If you have a physical altercation with your best friend and fracture one of his bones, personal liability coverage will not pay for your friend's resulting medical bills.

Personal liability insurance covers only accidental damage to property and houseguests who have been accidentally injured through the homeowner's negligence. For example, if your dog bites someone because your dog was not properly leashed, your policy will pay.

Disproved Negligent Acts

Property owners have a responsibility to make sure their property is reasonably safe. If you or a family member is aware of a potential hazard—an unstable bannister or a recently waxed floor, for example—and take no steps to eliminate that hazard or provide adequate warning of that hazard, you could be sued for negligence. To fight a lawsuit claiming negligence, your homeowners insurance policy will cover legal costs.

What Am I Not Liable for in My Home?

Every accident on your property does not guarantee a legal claim of injury or property damage. For example, you cannot be held legally responsible if someone is injured on your property through their own clumsiness, unwise actions or intoxication. Further, you cannot be held liable for negligence if your friend slips and falls because you just spilled some olive oil on your hardwood kitchen floor. Indeed, you cannot be held responsible for your friend's medical bills because you had no time to fix the problem that led to the slip-and-fall injury.

However, there are certain personal liability claims that your insurance company may or may not be willing to honor under your specific liability coverage. Talk with your insurance agent to find out what your homeowners policy will cover and what it won't cover.

Should I Get Umbrella Insurance?

If you are worried that the personal liability portion of your homeowners insurance does not offer enough coverage, you can ask your carrier to increase your personal liability coverage limit or get a policy with broader coverage. However, any increase in personal liability coverage limits will entail an increase in the cost of the liability insurance itself. Fortunately, under most policies, there aren't too many insurance companies that won't allow you to increase your policy limits to protect your significant assets.

An umbrella policy will pay when your standard home coverage runs out.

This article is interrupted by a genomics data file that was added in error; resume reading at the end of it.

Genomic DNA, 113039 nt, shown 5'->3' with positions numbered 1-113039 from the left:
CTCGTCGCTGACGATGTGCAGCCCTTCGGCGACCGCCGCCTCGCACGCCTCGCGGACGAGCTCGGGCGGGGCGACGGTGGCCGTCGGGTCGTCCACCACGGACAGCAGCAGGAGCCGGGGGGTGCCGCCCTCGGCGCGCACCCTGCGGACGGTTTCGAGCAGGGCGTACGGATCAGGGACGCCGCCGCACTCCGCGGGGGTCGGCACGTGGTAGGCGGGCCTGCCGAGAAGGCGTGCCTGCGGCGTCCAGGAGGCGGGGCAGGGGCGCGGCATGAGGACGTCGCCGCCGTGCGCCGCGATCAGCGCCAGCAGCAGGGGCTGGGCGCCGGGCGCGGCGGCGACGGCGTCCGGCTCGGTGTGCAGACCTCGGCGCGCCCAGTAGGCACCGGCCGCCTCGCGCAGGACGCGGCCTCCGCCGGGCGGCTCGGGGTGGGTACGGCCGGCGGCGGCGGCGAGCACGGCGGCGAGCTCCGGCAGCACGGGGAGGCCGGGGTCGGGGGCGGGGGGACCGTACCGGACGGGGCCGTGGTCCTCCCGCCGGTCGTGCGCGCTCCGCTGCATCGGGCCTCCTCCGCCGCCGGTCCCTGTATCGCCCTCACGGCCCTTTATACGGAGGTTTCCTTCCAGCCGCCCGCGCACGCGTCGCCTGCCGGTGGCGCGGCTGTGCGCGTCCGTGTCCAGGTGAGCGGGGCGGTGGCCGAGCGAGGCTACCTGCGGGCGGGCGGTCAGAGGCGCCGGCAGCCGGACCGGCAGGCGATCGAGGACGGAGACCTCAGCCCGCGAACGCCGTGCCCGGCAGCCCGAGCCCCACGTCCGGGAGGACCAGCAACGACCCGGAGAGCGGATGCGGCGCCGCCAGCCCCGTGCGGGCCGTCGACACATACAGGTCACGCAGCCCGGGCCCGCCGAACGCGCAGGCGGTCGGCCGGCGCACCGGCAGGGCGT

Another option is an umbrella policy, which offers a layer of additional coverage over and above a home insurance policy's limits. An umbrella policy protects you against substantial claims. As any personal injury lawyer will tell you, a slip and fall can cause spinal cord damage, broken bones, skull fractures, traumatic brain injury, soft-tissue injuries, nerve damage, contusions, muscle strain and many medical payments. Also, damage to someone else's property can cost a bundle—for example, your neighbor's car could be totaled if that old oak tree in your yard falls on it.

Condo Insurance for Liability

If you own a condo, your home insurance will include personal liability coverage, which will pay out for the same personal liability insurance claims under the same conditions as a standard home insurance policy. Further, you can increase your liability limit just like you can increase your overall policy limit, and you can also get an umbrella policy. However, unlike standard home coverage, your liability protection will not extend beyond the walls of your apartment or condominium.

If there is a lawsuit filed for injuries or property damages sustained outside the condo, the landlord's insurance coverage or, respectively, your condo association will pay for those medical expenses or the cost of property damage.

Buying Adequate Personal Liability Coverage

Personal liability coverage can save you thousands of dollars if you're found liable for injuries and other losses when visitors come to your home. It's important to have enough personal liability protection to cover your assets. Raising limits is one way to safeguard your assets and so is buying an umbrella policy.

Buying adequate homeowners insurance doesn't have to be a big financial burden. Using its AI-enhanced algorithms to sort through all the homeowners policies from every insurance company in your area, SmartFinancial can pinpoint the right homeowners insurance policy at the right price. Start a free quote by entering your zip code below.